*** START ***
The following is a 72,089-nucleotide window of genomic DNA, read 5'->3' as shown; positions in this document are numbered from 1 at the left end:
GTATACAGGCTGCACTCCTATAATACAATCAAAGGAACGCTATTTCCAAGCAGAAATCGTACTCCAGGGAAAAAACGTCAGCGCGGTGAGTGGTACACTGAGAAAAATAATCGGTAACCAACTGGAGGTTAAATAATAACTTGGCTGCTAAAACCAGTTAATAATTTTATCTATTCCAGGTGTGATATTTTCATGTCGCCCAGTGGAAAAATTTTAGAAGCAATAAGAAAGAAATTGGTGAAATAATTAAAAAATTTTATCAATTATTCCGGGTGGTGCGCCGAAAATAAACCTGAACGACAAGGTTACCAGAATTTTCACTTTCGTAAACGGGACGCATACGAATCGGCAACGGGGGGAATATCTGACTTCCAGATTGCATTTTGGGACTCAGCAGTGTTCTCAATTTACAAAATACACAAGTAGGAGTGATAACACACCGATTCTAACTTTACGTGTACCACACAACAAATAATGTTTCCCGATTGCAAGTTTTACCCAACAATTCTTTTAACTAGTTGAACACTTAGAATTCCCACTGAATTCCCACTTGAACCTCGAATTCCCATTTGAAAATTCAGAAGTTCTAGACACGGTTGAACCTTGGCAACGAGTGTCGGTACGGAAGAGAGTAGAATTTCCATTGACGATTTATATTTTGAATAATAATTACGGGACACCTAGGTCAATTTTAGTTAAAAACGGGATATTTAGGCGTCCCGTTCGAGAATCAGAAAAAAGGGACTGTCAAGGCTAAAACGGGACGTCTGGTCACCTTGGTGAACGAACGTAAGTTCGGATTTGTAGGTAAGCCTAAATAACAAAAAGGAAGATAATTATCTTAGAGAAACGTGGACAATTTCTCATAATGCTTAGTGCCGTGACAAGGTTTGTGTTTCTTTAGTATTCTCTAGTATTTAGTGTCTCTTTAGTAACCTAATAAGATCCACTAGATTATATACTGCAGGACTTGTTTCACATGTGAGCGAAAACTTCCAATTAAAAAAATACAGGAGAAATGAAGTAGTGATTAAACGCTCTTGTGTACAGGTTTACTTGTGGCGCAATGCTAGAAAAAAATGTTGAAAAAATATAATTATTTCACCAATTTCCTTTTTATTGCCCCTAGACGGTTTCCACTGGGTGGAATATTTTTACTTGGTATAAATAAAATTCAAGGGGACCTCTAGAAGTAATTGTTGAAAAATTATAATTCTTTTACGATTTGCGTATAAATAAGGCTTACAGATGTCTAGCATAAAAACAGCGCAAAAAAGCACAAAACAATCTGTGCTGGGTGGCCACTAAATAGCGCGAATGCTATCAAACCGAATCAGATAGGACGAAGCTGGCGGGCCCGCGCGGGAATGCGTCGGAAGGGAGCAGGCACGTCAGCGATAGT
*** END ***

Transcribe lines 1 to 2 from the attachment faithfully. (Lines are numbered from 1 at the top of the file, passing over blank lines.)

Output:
The following is a 72,089-nucleotide window of genomic DNA, read 5'->3' as shown; positions in this document are numbered from 1 at the left end:
GTATACAGGCTGCACTCCTATAATACAATCAAAGGAACGCTATTTCCAAGCAGAAATCGTACTCCAGGGAAAAAACGTCAGCGCGGTGAGTGGTACACTGAGAAAAATAATCGGTAACCAACTGGAGGTTAAATAATAACTTGGCTGCTAAAACCAGTTAATAATTTTATCTATTCCAGGTGTGATATTTTCATGTCGCCCAGTGGAAAAATTTTAGAAGCAATAAGAAAGAAATTGGTGAAATAATTAAAAAATTTTATCAATTATTCCGGGTGGTGCGCCGAAAATAAACCTGAACGACAAGGTTACCAGAATTTTCACTTTCGTAAACGGGACGCATACGAATCGGCAACGGGGGGAATATCTGACTTCCAGATTGCATTTTGGGACTCAGCAGTGTTCTCAATTTACAAAATACACAAGTAGGAGTGATAACACACCGATTCTAACTTTACGTGTACCACACAACAAATAATGTTTCCCGATTGCAAGTTTTACCCAACAATTCTTTTAACTAGTTGAACACTTAGAATTCCCACTGAATTCCCACTTGAACCTCGAATTCCCATTTGAAAATTCAGAAGTTCTAGACACGGTTGAACCTTGGCAACGAGTGTCGGTACGGAAGAGAGTAGAATTTCCATTGACGATTTATATTTTGAATAATAATTACGGGACACCTAGGTCAATTTTAGTTAAAAACGGGATATTTAGGCGTCCCGTTCGAGAATCAGAAAAAAGGGACTGTCAAGGCTAAAACGGGACGTCTGGTCACCTTGGTGAACGAACGTAAGTTCGGATTTGTAGGTAAGCCTAAATAACAAAAAGGAAGATAATTATCTTAGAGAAACGTGGACAATTTCTCATAATGCTTAGTGCCGTGACAAGGTTTGTGTTTCTTTAGTATTCTCTAGTATTTAGTGTCTCTTTAGTAACCTAATAAGATCCACTAGATTATATACTGCAGGACTTGTTTCACATGTGAGCGAAAACTTCCAATTAAAAAAATACAGGAGAAATGAAGTAGTGATTAAACGCTCTTGTGTACAGGTTTACTTGTGGCGCAATGCTAGAAAAAAATGTTGAAAAAATATAATTATTTCACCAATTTCCTTTTTATTGCCCCTAGACGGTTTCCACTGGGTGGAATATTTTTACTTGGTATAAATAAAATTCAAGGGGACCTCTAGAAGTAATTGTTGAAAAATTATAATTCTTTTACGATTTGCGTATAAATAAGGCTTACAGATGTCTAGCATAAAAACAGCGCAAAAAAGCACAAAACAATCTGTGCTGGGTGGCCACTAAATAGCGCGAATGCTATCAAACCGAATCAGATAGGACGAAGCTGGCGGGCCCGCGCGGGAATGCGTCGGAAGGGAGCAGGCACGTCAGCGATAGT